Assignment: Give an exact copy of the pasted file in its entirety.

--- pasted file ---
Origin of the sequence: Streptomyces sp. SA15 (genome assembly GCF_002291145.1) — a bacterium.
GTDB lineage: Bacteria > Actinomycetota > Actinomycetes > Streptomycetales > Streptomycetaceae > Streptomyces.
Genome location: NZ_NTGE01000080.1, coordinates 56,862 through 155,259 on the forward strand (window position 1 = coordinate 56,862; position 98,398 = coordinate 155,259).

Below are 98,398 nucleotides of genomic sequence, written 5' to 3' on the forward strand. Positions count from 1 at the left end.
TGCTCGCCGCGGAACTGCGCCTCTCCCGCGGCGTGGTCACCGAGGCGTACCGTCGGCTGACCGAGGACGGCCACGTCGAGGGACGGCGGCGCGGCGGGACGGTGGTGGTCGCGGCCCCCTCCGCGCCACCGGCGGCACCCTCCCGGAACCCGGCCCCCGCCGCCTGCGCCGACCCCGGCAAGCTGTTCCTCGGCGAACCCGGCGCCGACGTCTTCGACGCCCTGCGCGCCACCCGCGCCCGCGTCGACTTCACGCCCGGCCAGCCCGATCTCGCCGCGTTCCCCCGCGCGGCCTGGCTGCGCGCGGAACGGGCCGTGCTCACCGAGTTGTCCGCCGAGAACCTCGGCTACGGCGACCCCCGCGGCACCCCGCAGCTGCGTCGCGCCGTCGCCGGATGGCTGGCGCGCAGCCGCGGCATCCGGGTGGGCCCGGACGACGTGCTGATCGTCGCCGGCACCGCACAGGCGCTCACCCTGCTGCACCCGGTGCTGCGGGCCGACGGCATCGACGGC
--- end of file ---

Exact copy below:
Origin of the sequence: Streptomyces sp. SA15 (genome assembly GCF_002291145.1) — a bacterium.
GTDB lineage: Bacteria > Actinomycetota > Actinomycetes > Streptomycetales > Streptomycetaceae > Streptomyces.
Genome location: NZ_NTGE01000080.1, coordinates 56,862 through 155,259 on the forward strand (window position 1 = coordinate 56,862; position 98,398 = coordinate 155,259).

Below are 98,398 nucleotides of genomic sequence, written 5' to 3' on the forward strand. Positions count from 1 at the left end.
TGCTCGCCGCGGAACTGCGCCTCTCCCGCGGCGTGGTCACCGAGGCGTACCGTCGGCTGACCGAGGACGGCCACGTCGAGGGACGGCGGCGCGGCGGGACGGTGGTGGTCGCGGCCCCCTCCGCGCCACCGGCGGCACCCTCCCGGAACCCGGCCCCCGCCGCCTGCGCCGACCCCGGCAAGCTGTTCCTCGGCGAACCCGGCGCCGACGTCTTCGACGCCCTGCGCGCCACCCGCGCCCGCGTCGACTTCACGCCCGGCCAGCCCGATCTCGCCGCGTTCCCCCGCGCGGCCTGGCTGCGCGCGGAACGGGCCGTGCTCACCGAGTTGTCCGCCGAGAACCTCGGCTACGGCGACCCCCGCGGCACCCCGCAGCTGCGTCGCGCCGTCGCCGGATGGCTGGCGCGCAGCCGCGGCATCCGGGTGGGCCCGGACGACGTGCTGATCGTCGCCGGCACCGCACAGGCGCTCACCCTGCTGCACCCGGTGCTGCGGGCCGACGGCATCGACGGC